Kini Big deal?


Kini big deal?

Oh yes. What\’s the big deal?

I got a whatsapp message from a friend that day:

Please go to him, and tell him how much he means to you. Remind him of your love, remind him it\’s Father\’s day.

It\’s all mushy, ain\’t it?

So I lie on my bed, and wonder what my dad has been to me.

Friend: My dad is extremely playful, and he overdoes it. It took me a while to take him seriously when I got older. However, there came a season in my life when I was lost and without friends in the world, literally. My dad was there all the way. He didn\’t understand my challenges, and he couldn\’t have solved them even if he wanted to. But he remained my dad, and the family ties that bound us together also saw me through the lowest point in my life. My dad is not a famous man. He may not be known outside the small town I live in. He is a very big part of my world however, and I treasure his friendship. We talk about everything you can imagine. Heaven and Girls. Work and leisure. Everything.

Provider: My dad is a bit stingy. Yes. He didn\’t throw money at me the way I wished he would, and that can be frustrating. I do not think he is being prudent or any such fantastic thing. I think he just finds giving a chore. And from things we have discussed, it has to do with how he was raised.

But I have never lacked the basic things. I didn\’t get to dress up in Timberland\’s and Tommy Hifilgers. Hey, did I get the spelling? But I always had some cotton, some neat cotton or polyester, or whatever, over my back.

As I started fending for myself and realized what a big deal it was to put food on my own table, I felt an immense sense of gratitude for this man who fed me for 25 years. 25 Years! That\’s a big deal.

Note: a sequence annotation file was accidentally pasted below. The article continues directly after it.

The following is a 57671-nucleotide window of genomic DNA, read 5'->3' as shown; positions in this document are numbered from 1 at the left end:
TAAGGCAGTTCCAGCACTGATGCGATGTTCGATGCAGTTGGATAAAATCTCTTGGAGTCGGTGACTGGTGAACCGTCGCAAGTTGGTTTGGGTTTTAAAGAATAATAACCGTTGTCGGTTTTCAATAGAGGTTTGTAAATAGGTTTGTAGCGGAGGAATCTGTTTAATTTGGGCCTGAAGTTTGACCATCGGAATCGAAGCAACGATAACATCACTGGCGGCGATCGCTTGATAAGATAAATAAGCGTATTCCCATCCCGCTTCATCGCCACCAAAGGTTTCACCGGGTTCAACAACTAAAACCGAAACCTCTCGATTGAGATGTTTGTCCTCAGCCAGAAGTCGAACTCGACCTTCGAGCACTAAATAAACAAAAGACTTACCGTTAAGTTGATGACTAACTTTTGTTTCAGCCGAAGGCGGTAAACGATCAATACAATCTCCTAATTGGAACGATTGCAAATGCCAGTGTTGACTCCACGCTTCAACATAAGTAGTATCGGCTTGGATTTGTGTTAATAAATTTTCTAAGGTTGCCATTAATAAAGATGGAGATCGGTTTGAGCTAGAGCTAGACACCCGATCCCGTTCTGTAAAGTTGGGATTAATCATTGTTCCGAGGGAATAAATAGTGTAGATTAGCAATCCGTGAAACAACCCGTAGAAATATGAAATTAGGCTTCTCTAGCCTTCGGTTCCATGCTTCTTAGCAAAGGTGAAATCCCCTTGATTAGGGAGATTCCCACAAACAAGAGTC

Protector: My dad is not the guy from \’Taken\’. I am pretty sure he would freak out at the sight of the cold metal.

However, I have been stranded before. In the wee hours of the first day of June, 2 years ago, I wandered along a deserted Abuja highway, frantically calling out for a cab to my destination. It was only later on that I was informed of the several possible dangers I could have experienced that night. Exasperated, I had crawled into an abandoned bus by the roadside and passed the night!

Together with my mum, my dad has provided a house to shelter me from the elements. When I had to go away from home, he paid for my accomodation. I guess I would never be able to grasp the full extent of the evils I have been protected from.

Teacher: My dad has lots of books on several topics, even if he never reads them. Or does he? Ok. I am not sure. Those books were my companions as I grew up. I learnt from them the good, the bad, and the ugly. From them, the underlying framework of my character was established.

As I grew, I found a lot of dad\’s ideas anachronistic. He still does not operate a computer. I am always tempted to ignore him when it comes to these technological heights I have mastered so well. However, who taught me to hold a pencil? Who first recorded my baby voice on tape? With whom did I first share the joys of Television?

My dad taught me many things I learnt in my first few years of life, and without the foundation of those years, I could never be where I am today.

What is more, the things that he could not teach me himself, he paid others to do it for him.

Pastor: Hehehe. My dad prays. A lot. And by that I mean he does an autobiography of the prayer so that God can hear and know in detail what he is talking about! I come from a fairly established Evangelical family, complete with all the traditional trappings of early Western Nigerian Christianity. The choreographed prayers, the solemn hymns, and the akward kneeling position with face to the sofa.

As the years passed, we became really Protestant. Thanks to Dad and Mum, I had my first opportunity to lead the family in prayer. They guided me in the way of the Lord. My spiritual journey has been a tumultous one, but I\’m pressing forward on the same path of life my feet were set on.

He is my first hero. My sisters\’ first love.

I should stop here, and give you the space to think of more things your dad has been to you. Learn to appreciate that man in your life.

p.S: For those who may not have felt the warmth of an earthly father, God is a more worthy father than we could ever have. He is your father. Appreciate Him.

Victor Olayemi.

6 thoughts on “Kini Big deal?”

  1. Great piece bro. Really nice. We need to appreciate Father’s more, though they often seem to stand for a lot of what is wrong with African culture. LOL. Don’t see myself rushing off to give my Dad a great wet kiss though. Except I want scandalize the old man, maybe.(now, that’s an idea….)

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